Confiscated from a poacher in Brescia, Italy, this robin will be released to fly away into an uncertain world, where habitat is threatened and predators and poachers await. The survival of songbirds depends in part upon eliminating illegal hunting. (Photo by David Guttenfelder, courtesy of National Geographic)
If you are a migratory bird in Europe and western Asia, this is your sweet spot. You’re in your summer territory, getting frisky and anticipating the pitter-patter of little beaks. It all seems like such a charmed life … until you have to fly down to Africa for the winter. That means passing over the Mediterranean Sea and the Middle East, where you’re liable to get shot, trapped, or otherwise hunted.
This grim scenario is a fact of life for millions of migrating songbirds, raptors, and other birds each year. And it’s the subject of a new article in National Geographic by author and birder Jonathan Franzen. The piece describes why this corner of the world often has an attitude toward indiscriminate hunting that ranges from laissez-faire to Wild West, and also the toll that the ensuing slaughter takes on populations of birds that are protected in their northern European summer homes. There aren’t many solutions proferred—the article is really about consciousness-raising—but it’s well worth a read. (Note: Some of the accompanying photos and videos are very powerful, but also not necessarily for the faint of heart.)
Volunteers with the Committee Against Bird Slaughter sneak into a grove where a farmer has just placed lime sticks to snag unwary birds. The organization dismantled nearly 9,000 traps on Cyprus last year. (Photo by David Guttenfelder, courtesy of National Geographic)
If it makes you feel better, though—and you probably need some cheering up after that—the situation for birds isn’t completely bleak everywhere. Take Hawaii, for example. A few years ago, the world’s entire supply of Millerbirds numbered between 400 and 600 individuals exclusively on the island of Nihoa. Fearing that a natural disaster, introduced species, or disease could wipe this fragile population out, the U.S. Fish and Wildlife Service, the American Bird Conservancy, and other groups teamed up to translocate 50 of the birds to another island, Laysan.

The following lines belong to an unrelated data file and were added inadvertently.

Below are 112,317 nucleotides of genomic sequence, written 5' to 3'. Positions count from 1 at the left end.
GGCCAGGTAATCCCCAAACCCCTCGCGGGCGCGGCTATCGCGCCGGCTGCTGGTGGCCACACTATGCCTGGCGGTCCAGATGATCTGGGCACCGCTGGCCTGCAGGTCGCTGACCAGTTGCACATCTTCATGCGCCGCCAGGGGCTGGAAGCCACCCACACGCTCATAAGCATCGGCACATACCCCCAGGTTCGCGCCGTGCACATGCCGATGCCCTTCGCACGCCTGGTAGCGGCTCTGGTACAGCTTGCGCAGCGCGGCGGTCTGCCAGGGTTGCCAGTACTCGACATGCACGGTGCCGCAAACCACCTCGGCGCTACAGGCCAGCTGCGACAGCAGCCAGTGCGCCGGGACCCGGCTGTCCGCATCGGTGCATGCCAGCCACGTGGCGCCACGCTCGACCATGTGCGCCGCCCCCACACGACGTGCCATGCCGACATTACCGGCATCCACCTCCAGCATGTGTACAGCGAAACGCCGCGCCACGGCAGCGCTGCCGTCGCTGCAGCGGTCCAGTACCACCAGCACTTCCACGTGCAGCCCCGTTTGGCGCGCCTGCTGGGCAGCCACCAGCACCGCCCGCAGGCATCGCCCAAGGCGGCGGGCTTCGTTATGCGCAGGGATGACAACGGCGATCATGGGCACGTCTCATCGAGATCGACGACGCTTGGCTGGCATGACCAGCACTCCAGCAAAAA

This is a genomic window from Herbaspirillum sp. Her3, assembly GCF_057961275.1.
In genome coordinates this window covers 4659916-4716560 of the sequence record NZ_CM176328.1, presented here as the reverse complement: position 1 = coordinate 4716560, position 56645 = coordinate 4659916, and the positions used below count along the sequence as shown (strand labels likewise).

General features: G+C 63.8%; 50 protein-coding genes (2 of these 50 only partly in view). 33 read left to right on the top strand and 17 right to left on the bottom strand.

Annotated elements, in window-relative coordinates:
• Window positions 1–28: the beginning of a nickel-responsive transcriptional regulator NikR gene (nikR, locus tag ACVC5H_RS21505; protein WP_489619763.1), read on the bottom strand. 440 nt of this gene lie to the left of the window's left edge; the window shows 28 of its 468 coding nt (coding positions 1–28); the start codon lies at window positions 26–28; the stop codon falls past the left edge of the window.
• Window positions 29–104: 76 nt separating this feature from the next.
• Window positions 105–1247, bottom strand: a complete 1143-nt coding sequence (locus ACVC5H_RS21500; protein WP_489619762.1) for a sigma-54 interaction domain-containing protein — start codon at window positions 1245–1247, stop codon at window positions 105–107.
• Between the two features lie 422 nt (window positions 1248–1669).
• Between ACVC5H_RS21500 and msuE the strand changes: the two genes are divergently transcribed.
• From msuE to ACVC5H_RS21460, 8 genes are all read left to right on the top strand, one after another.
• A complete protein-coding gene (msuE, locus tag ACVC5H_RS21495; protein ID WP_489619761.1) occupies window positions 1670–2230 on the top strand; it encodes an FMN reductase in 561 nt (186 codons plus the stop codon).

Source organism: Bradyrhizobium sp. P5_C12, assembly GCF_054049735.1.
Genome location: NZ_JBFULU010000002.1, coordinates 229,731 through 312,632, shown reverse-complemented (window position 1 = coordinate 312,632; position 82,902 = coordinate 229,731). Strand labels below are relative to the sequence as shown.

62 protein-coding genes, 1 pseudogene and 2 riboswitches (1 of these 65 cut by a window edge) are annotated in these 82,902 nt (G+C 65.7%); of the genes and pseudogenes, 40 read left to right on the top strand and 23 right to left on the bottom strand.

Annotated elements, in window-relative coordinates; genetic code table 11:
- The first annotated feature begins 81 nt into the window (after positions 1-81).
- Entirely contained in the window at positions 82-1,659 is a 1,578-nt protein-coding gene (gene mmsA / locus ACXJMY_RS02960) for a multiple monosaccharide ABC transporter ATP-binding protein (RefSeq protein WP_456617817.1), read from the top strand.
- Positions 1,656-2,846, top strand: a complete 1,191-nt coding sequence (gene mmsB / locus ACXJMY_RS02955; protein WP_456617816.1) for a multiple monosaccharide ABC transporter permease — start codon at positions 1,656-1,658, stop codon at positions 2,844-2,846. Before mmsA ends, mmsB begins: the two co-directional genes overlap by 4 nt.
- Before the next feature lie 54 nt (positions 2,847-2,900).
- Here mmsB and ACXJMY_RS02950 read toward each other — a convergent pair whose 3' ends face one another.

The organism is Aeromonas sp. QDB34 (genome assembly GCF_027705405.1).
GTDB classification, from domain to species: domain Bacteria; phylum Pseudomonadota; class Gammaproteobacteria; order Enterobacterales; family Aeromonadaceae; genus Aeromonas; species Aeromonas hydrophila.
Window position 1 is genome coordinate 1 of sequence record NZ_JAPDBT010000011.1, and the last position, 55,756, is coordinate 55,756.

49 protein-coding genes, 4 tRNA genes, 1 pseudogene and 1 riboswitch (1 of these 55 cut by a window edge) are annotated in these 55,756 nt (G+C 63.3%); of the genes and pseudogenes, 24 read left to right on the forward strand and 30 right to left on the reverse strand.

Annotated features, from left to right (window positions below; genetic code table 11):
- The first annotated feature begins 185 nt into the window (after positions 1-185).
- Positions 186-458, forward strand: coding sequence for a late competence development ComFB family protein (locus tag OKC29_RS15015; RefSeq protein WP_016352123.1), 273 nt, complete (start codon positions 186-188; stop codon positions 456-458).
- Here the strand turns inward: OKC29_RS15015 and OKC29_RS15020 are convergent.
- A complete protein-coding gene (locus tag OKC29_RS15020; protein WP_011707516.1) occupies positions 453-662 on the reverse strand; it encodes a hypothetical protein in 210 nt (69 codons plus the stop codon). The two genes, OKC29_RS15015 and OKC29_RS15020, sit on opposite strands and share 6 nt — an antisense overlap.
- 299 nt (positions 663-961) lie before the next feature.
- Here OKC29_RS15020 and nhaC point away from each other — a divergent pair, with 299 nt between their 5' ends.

A recent survey of the birds suggests that the effort has been a success. The population of Millerbirds on Laysan has doubled, and breeding seems to be going well. Further, fitting the birds with bands and radio transmitters, as well as monitoring them in the field, has greatly expanded scientific understanding about the species and its behavior. Thanks to a little human intervention, the future looks much brighter for Millerbirds.
(Photo of the Nihoa Millerbird by S. Plentovich, courtesy of the U.S. Fish and Wildlife Service)
**And if that’s not enough good news for you, this just in: a brand-new bird species (the Cambodian Tailorbird, one of only two endemics in the country) has been discovered living right in Cambodia’s capitol city of Phnom Penh!